posted 1 year ago

Millions of Motorists Missing a Trick with Unused Tax

It turns out that more than five million drivers last year had car tax refunded to them, that’s over £360 million. It’s not some sort of scam, or loophole either. They just sold their car.

Since the tax disc went virtual the DVLA have been struggling to get people to remember they actually need car tax. Millions of motorists totally forget, ending up driving around for months with no tax.

It seems as soon as motorists realise they can get the DVLA to give their money back, they’re suddenly more interested.

It turns out that more than five million drivers last year had car tax refunded to them, that’s over £360 million. It’s not some sort of scam, or loophole either. They just sold their car.

That’s right, since the rule change in 2014 you actually get the unused tax back, rather than it being sold on with the vehicle. Motorists still need to pay more attention though.

The normal way you’d get a refund is to tell the DVLA you’ve sold your car, by sending off the ‘New Owner’ part of the V5C in the post. But there’s a much quicker way, you can now do that online. Which means you’ll be refunded far quicker, possibly saving you a few quid in the process.

If you sell your car at the end of the month and then send off the details in the post the DVLA are more likely to process the refunds in the new month. Meaning you could possibly miss out on clawing back a month’s worth of road tax.

Going online also means you disassociate yourself with the vehicle faster, that’s a good thing. If you’ve just sold your motor and the new owner clocks 105 MPH on the M40, you could be liable for the points...even if you’ve sent off the right paperwork.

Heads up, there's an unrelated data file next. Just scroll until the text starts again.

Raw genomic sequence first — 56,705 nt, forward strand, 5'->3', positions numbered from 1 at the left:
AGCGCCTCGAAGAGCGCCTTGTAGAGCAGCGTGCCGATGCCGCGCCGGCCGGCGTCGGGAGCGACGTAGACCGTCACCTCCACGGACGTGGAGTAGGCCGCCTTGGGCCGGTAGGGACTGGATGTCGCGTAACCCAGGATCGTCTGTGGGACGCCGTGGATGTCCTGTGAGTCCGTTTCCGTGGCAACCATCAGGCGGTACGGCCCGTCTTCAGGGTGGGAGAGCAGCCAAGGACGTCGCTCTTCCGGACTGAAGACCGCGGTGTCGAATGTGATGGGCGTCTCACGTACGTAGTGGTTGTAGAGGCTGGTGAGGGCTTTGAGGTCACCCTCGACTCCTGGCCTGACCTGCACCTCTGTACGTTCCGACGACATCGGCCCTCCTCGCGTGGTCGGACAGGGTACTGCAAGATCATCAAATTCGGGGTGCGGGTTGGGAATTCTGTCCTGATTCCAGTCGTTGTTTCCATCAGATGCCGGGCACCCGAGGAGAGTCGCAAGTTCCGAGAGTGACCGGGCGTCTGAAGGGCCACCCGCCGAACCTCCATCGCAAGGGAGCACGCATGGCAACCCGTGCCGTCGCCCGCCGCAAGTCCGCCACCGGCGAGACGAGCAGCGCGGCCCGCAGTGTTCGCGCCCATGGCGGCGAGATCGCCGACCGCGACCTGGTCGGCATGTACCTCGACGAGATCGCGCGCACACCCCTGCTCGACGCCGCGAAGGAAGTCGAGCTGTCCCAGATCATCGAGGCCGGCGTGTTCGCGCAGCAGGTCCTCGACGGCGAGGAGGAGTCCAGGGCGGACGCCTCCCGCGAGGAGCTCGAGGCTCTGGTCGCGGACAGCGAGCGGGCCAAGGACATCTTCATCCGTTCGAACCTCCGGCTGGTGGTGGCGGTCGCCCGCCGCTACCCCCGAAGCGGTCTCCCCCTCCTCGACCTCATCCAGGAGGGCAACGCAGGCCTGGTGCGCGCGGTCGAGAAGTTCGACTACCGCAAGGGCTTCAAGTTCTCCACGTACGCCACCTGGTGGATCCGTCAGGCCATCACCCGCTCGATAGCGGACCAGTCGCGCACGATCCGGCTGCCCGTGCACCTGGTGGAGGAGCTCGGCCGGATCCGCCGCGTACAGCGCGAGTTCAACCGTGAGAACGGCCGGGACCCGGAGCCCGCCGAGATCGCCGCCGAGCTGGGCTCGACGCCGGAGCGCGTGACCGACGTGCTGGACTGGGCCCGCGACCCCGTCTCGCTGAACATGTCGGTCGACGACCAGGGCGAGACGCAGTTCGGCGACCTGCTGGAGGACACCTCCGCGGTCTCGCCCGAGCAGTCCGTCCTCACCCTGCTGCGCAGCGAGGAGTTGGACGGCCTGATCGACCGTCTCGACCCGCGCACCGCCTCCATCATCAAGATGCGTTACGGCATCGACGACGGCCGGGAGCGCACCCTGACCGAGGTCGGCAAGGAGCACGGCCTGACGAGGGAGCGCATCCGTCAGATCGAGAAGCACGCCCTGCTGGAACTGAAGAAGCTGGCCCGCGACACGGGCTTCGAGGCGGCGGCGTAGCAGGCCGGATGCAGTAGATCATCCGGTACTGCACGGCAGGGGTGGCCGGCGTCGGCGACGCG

The change of ownership only happens when the DVLA receive your documents, what if it gets lost in the post, or delayed?

You’d have to fight those fines and prove you weren’t the one driving at the time, which can be especially hard if it’s a parking offence.

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Figures released by the DVLA this week show that only 40% of motorists are aware and currently use the system. Since launching the site has been used over 12 million times.

Rohan Gye from the DVLA mentioned that “some of our digital services have over 90% take-up” but there are “millions of motorists who tell us they’ve sold their vehicle by post”. The new website also means you’re refunded in just three to five days, while a new logbook will be sent out within the week.

All of this can take up to six weeks doing it the old fashioned way.

A word of warning though, you can’t use the service if you’ve already sent off your V5C in the post, so make sure you remember you can do it online going forward.

If you have no idea when your car tax or MOT is due Regit has a reminder service available. Simply pop your registration number in and we’ll keep you informed, it could even save you a month’s car tax if you end up selling. You can also check out the MOT history of a car you’re looking to buy.

Whatever your car needs just Regit